src/tuning/tuningi2c.h | 2 +-
src/tuning/tuningsysfs.cpp | 2 +-
src/tuning/tuningsysfs.h | 2 +-
src/tuning/tuningusb.cpp | 2 +-
src/tuning/tuningusb.h | 2 +-
src/tuning/wifi.cpp | 2 +-
src/tuning/wifi.h | 2 +-
16 files changed, 44 insertions(+), 30 deletions(-)
Auke, no that autotune has always been set to good. It's been discussed
already in the RH bug thread I linked to in my 1st post here. I didn't
want to duplicate everything already gone through because it's quite
lengthy. I'm asking here in case someone has any better suggestions
because it should still work the same in theory. No settings have been
changed in powertop. It autodetects and sets good for both kernel
versions with regards the Logitech unified receiver.
To summarise for people who don't want to read the RH bugzilla thread:
Autotune service for both kernels tunes the same devices to Good.
Nothing is set to Bad.
With kernel 4.11.11-300 there is no wake up lag when the receiver and
connected device has entered low power state
With kernel 4.12.x and 4.13 release candidate there is lag you can
measure in seconds and it's extremely frustrating. It causes missed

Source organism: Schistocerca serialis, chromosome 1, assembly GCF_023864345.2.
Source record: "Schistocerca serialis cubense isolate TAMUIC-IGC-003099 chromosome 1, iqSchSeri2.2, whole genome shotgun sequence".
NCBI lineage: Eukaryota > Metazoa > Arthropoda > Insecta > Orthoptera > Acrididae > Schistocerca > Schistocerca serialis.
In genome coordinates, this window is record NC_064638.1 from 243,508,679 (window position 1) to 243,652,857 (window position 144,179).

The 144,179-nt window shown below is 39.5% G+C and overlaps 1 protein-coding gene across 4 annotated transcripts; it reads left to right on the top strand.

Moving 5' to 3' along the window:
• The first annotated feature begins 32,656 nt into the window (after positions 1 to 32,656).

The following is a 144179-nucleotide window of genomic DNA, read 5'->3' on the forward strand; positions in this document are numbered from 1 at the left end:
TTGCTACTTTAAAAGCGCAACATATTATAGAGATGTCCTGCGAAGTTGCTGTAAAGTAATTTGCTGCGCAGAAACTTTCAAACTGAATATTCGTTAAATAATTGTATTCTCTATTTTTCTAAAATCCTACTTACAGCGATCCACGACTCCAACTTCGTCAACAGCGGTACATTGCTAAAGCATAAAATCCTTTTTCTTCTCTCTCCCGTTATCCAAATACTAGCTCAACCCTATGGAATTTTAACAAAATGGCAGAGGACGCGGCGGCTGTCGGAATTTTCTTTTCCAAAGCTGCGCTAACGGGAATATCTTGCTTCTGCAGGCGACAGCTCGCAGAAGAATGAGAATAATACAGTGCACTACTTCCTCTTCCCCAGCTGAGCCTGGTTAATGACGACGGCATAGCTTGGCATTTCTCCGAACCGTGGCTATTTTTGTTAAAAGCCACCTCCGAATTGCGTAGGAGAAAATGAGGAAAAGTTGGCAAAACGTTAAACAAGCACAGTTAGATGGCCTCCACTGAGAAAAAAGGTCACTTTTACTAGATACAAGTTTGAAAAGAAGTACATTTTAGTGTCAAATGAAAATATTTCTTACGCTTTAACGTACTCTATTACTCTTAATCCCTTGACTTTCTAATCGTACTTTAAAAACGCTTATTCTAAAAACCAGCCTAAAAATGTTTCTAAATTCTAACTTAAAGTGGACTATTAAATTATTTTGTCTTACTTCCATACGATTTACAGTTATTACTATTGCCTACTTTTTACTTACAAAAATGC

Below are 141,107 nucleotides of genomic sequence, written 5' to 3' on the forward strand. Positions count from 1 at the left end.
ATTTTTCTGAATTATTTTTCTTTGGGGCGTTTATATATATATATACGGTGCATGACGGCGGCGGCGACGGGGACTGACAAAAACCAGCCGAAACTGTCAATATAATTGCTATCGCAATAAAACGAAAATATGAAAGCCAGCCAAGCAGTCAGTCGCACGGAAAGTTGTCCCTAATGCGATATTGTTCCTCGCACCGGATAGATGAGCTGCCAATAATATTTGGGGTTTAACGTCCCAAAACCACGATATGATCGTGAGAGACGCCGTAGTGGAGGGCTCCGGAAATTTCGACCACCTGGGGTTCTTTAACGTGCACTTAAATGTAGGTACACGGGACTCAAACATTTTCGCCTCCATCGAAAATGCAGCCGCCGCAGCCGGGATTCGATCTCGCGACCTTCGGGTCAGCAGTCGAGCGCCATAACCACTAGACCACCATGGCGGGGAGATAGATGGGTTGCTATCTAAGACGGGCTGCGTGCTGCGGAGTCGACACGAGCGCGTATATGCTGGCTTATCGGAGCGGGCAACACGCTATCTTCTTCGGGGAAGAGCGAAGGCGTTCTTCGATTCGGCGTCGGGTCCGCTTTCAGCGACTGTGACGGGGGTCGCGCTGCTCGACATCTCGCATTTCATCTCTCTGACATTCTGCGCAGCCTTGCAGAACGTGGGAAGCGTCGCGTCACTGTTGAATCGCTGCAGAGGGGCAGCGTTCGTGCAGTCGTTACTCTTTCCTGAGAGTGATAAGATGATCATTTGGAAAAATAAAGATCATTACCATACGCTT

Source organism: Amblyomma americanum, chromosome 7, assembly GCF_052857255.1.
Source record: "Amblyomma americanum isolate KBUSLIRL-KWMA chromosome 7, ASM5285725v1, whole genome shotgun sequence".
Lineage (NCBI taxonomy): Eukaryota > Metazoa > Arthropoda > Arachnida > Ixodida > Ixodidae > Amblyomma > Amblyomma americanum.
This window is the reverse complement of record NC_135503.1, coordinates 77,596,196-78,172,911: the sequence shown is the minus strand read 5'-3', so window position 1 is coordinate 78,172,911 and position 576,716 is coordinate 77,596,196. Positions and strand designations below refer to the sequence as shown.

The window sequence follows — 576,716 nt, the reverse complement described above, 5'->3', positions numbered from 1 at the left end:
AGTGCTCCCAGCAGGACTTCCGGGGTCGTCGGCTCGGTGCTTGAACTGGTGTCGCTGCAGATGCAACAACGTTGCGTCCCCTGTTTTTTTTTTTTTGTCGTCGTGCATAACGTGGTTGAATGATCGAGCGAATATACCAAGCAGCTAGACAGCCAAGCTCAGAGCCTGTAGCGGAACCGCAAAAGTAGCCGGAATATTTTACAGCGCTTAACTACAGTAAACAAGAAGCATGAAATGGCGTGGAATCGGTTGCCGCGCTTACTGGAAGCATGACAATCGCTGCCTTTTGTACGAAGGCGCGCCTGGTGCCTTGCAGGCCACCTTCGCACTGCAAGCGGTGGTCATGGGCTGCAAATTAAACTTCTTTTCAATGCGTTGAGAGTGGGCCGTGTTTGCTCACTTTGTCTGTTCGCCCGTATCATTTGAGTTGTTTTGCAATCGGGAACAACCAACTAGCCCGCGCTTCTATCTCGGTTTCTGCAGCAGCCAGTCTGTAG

clicks, keyboard characters, duplicate form submissions on websites.
Setting the autosuspend for the receiver to Bad is an obvious
workaround but it isn't the solution we're looking for. There is a
regression here that needs addressing. Hopefully the HID driver contact
I found thanks to Joe will be able to advise further on this.
Description of problem: For some reason the trackball is no longer able
to respond to user input immediately. it only responds when I click a
button to wake it up or roll the ball about a bit first. With earlier
kernels this was not necessary. Booting from the previous kernel
4.11.11-300.fc26 and it still works fine.
Version-Release number of selected component (if
Also affected Fedora 27 4.13 rc kernel
How reproducible: consistently
Steps to Reproduce:
1. start notebook computer with the unified receiver attached
2. login and use the computer as normal
Actual results: trackball works initially but if left for a few seconds
to type or read for example, it needs waking up with movement or a
click of a button.
Expected results: should respond normally without this lag or waking up
Additional info:the unified receiver is plugged into the same USB 2
port it has always been.
powertop is using the autotune profile and the usb autosuspend entry is
Something in the kernel code has caused a power management regression.
I'm not sure what and the bug I opened so far has drawn a blank. The
kernel maintainer is not able to help as they don't know about power
management or powertop. please give some guidance as to where to look
and how to resolve this if possible. Full information so far here,
including dmesg, lspci, lsusb output, dumps for comparison of power
I'm an end user, not a developer or maintainer so please keep it in
relatively simple terms I can relay back to the maintainers please and
understand at the same time.